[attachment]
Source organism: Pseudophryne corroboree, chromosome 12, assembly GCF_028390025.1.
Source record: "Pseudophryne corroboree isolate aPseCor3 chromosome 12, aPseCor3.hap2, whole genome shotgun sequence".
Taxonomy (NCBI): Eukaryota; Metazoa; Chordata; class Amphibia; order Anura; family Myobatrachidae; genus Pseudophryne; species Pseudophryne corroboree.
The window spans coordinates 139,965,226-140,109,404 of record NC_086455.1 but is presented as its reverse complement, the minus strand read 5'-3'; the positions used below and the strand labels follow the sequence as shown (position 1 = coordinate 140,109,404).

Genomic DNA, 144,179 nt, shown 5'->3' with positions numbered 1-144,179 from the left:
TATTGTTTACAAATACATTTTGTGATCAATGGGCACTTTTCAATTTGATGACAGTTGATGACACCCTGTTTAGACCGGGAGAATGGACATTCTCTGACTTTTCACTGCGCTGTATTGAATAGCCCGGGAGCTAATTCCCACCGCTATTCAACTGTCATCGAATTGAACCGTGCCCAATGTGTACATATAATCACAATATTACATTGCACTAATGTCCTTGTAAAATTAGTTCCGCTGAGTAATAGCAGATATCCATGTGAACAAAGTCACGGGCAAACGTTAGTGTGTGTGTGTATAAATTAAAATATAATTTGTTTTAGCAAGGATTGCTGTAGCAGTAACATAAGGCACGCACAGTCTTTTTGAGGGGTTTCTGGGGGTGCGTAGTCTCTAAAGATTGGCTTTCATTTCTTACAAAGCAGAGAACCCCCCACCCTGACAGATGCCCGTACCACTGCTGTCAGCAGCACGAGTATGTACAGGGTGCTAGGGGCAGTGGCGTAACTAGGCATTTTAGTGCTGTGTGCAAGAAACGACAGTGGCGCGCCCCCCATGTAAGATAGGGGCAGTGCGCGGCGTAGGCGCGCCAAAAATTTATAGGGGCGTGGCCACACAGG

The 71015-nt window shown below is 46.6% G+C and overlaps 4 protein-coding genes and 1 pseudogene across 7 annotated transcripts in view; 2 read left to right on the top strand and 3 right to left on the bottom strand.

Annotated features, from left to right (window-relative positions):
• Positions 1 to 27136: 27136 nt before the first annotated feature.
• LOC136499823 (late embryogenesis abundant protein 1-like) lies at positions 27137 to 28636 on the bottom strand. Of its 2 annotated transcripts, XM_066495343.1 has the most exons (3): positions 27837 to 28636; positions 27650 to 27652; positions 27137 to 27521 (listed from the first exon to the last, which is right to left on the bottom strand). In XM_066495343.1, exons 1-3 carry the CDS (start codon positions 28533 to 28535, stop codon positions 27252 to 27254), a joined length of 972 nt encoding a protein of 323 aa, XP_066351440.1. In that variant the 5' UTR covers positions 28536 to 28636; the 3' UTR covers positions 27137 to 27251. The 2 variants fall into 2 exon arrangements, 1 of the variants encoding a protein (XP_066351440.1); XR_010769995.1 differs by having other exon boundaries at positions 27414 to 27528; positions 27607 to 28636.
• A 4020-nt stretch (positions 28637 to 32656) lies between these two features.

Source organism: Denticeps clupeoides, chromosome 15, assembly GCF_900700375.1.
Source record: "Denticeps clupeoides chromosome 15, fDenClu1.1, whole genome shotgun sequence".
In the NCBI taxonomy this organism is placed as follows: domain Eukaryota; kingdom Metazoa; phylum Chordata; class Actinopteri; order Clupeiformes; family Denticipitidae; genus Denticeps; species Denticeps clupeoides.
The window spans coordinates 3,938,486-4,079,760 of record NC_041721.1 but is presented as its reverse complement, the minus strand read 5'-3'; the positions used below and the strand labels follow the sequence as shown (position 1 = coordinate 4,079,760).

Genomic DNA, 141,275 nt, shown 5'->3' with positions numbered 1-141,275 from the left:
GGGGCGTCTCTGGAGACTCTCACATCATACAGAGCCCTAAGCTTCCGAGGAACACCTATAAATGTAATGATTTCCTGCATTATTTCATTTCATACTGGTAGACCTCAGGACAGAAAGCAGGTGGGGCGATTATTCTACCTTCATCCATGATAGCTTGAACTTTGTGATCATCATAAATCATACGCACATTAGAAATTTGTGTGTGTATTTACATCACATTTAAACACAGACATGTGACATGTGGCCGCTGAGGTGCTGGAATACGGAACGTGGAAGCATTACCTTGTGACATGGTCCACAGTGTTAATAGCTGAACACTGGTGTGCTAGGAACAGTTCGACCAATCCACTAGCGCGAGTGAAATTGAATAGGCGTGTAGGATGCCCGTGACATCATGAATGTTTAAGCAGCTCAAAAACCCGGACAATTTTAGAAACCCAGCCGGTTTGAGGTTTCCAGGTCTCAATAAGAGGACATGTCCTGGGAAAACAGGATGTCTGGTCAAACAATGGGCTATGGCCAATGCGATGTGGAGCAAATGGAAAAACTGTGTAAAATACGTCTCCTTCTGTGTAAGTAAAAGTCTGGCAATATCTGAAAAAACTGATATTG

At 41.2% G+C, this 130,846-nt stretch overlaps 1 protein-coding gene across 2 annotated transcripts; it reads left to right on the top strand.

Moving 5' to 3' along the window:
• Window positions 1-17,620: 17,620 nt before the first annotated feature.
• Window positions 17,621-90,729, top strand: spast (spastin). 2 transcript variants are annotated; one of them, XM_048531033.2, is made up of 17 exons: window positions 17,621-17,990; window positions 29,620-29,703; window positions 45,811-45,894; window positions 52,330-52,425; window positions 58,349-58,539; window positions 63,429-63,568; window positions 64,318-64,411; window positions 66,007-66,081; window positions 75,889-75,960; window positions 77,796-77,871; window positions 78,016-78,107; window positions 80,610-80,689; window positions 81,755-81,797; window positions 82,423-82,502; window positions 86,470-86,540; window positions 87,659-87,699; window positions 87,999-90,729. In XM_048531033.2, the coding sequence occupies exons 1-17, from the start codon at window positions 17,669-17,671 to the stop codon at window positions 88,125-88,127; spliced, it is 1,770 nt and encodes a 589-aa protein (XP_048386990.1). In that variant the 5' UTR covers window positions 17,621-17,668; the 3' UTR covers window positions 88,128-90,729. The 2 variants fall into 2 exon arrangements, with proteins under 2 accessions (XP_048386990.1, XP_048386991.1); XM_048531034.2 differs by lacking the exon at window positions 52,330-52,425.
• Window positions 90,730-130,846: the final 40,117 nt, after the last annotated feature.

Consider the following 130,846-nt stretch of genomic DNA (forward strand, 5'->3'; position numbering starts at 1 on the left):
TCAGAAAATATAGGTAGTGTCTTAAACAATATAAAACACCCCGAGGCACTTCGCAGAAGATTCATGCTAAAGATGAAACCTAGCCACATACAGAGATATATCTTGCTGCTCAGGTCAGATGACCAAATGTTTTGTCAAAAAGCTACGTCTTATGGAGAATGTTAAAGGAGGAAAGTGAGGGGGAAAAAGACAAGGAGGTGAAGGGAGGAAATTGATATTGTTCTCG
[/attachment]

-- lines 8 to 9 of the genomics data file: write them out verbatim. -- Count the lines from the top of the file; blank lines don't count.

Annotated features, from left to right (window-relative positions):
• Positions 1 to 27136: 27136 nt before the first annotated feature.